Whatever the future brings, the original decision to dedicate the building at 84 Park Road to the work of social justice must be commended. It has enriched this aspect of the Church's life immeasurably. A debt of appreciation is owed to the Sisters of Mercy and the Mater Hospital for making this available, refurbishing the building in 1999 and maintaining the building.

 

2. SAO Agenda Areas

The Eco-justice Agenda

Eco-justice advocates policies which foster conservation and enhancement of global resources and ecosystems now and in the future in ways that develop a more just, participatory and sustainable Earth community.

In 2001 Pauline Coll sgs continued to co-ordinate the eco-justice agenda. Climate Change negotiations have been the focus of work in this agenda area and, like many around the world, the SAO staff were relieved when the Kyoto Protocol came back from the brink of collapse in Bonn, Germany, in July 2001. It now remains for the Australian Government to ratify this in 2002 - another struggle looms! In this campaign, the SAO has collaborated with environmental groups, notably the Climate Action Network (CAN), and the Australian Conference of Leaders of Religious Institutes (ACLRI) in this campaign.

One successful strategy was the composition of a prayer which was sent to Bonn and actually read outside the room where the negotiations were happening.

The SAO website was designed to provide information and lobbying support for people who wished to become involved in this campaign. This included sample letters to write to key political players asking them to support the Kyoto Protocol and to work to make it a strong and effective international agreement. A workshop was held in May with Noel Ryan from the Wilderness Society on the topic of "The Politics of Climate Change - Nationally and Internationally". A summary of the workshop was put on the website. Further, the newsletter continued to feature this issue as it unfolded over the year.

One of the main insights to come from this campaign has been the need to focus much more on business corporations. Their power in influencing the USA's decision to withdraw from global climate change negotiations left no room for doubting the "silent takeover" of public policy and the political process by capital interests. This is a critical concern for democracy. Two helpful books that have assisted in clarifying this analysis have been:

  • Silent Takeover by Noreena Hertz
  • No Logo by Naomi Klein

Pope John Paul II's call for an ecological conversion remains at the heart of the SAO's work in this agenda area and the SAO continues to educate on this aspect of our work.

The Social Justice Agenda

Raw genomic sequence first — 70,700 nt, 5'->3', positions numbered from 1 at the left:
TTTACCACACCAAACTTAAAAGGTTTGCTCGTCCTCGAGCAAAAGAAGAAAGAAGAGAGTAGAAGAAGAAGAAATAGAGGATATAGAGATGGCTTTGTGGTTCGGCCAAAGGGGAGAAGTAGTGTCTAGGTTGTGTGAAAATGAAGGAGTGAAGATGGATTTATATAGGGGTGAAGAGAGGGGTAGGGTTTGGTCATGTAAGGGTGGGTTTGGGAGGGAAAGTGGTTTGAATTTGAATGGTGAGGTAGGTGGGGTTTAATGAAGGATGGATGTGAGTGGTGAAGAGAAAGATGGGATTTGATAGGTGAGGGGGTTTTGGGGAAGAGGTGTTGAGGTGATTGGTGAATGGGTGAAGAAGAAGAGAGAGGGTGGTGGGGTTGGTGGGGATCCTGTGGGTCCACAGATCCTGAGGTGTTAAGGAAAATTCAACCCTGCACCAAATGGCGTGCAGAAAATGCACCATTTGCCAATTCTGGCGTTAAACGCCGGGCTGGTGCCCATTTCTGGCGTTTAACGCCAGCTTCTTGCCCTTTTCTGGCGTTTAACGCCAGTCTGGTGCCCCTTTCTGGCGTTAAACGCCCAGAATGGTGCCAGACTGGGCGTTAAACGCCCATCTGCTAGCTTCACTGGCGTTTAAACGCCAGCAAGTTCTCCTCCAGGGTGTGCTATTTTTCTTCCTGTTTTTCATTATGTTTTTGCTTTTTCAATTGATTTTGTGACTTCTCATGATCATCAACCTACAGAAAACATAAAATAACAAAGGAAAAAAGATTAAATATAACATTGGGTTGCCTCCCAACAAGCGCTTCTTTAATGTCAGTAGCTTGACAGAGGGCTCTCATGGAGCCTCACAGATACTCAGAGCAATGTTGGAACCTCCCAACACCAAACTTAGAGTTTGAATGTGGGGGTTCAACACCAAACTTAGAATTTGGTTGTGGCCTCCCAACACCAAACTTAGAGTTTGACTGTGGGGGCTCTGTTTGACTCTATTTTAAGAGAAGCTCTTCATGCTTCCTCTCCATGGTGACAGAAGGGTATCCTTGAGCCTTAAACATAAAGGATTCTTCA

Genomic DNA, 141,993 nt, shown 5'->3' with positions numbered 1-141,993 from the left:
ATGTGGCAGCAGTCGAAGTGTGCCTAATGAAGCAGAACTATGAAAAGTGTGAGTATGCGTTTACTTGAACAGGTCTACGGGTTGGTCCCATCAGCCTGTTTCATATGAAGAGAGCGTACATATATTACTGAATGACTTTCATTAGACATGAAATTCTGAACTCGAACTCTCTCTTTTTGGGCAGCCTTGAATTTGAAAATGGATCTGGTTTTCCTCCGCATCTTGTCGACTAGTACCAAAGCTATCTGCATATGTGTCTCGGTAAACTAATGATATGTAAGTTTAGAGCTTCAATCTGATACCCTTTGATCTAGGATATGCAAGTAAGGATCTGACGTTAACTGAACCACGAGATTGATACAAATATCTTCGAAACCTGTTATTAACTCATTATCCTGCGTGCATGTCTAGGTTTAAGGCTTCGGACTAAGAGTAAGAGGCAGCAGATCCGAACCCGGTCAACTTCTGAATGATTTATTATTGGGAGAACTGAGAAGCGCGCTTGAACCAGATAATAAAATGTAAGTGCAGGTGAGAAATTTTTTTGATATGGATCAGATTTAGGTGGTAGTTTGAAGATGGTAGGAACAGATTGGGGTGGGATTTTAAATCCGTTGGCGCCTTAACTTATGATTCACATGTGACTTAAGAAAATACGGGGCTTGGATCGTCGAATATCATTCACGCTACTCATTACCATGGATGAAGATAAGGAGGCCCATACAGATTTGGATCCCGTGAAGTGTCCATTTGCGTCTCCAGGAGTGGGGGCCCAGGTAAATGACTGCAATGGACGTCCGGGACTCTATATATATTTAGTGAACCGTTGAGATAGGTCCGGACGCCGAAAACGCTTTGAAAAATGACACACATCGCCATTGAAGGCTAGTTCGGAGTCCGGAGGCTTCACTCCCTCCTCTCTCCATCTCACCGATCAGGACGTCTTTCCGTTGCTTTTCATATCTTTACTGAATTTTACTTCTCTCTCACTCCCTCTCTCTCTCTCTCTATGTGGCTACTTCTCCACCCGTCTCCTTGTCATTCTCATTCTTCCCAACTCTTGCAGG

Social Justice has as its core meaning "right relationships".
The four basic elements of social justice are:

    • a minimum income for all
    • universal human rights
    • access and equity
    • priority for the disadvantaged.

The social justice agenda has been co-ordinated in 2001 by Annette Arnold rsj. The focus has been in a campaign, leading up to the Federal Election, in five marginal seats in Queensland around the theme of Fair Go Fair Share. This has involved Religious communities, parishes, community service organisations and individuals. The aim of the campaign is to lobby the candidates of the two main political parties in an attempt to make living standards an issue in the Federal election. The specific focus is on affordable housing for low-income households, the living wage and the health gap between the rich and poor.

The SAO is indebted to the constituents in the electorates who have attended meetings, spoken at Masses, distributed leaflets, written to and visited candidates. This campaign has relied on such local support and it would not be possible without this.

Brother Jim D'Arcy cfc was engaged on a part-time basis in July to assist in the organising of the campaign in the seats of Petrie and Hinkler.

The Fair Go Fair Share postcard
used in the campaign

This is an ambitious campaign and the SAO is under no illusions about difficulties inherent in achieving a desired outcome. Still, it has been gratifying to see such organisations as the St Vincent de Paul Society raise similar issues in the public arena and to be able to link in with The National Coalition Against Poverty and the Australia's Charter for Government Network which are heading in the same direction of getting wide coverage of the growing inequality in Australian society today.

As the Federal election draws closer:

  • the SAO will be distributing campaign signs and asking individuals and organisations to display them in public places; and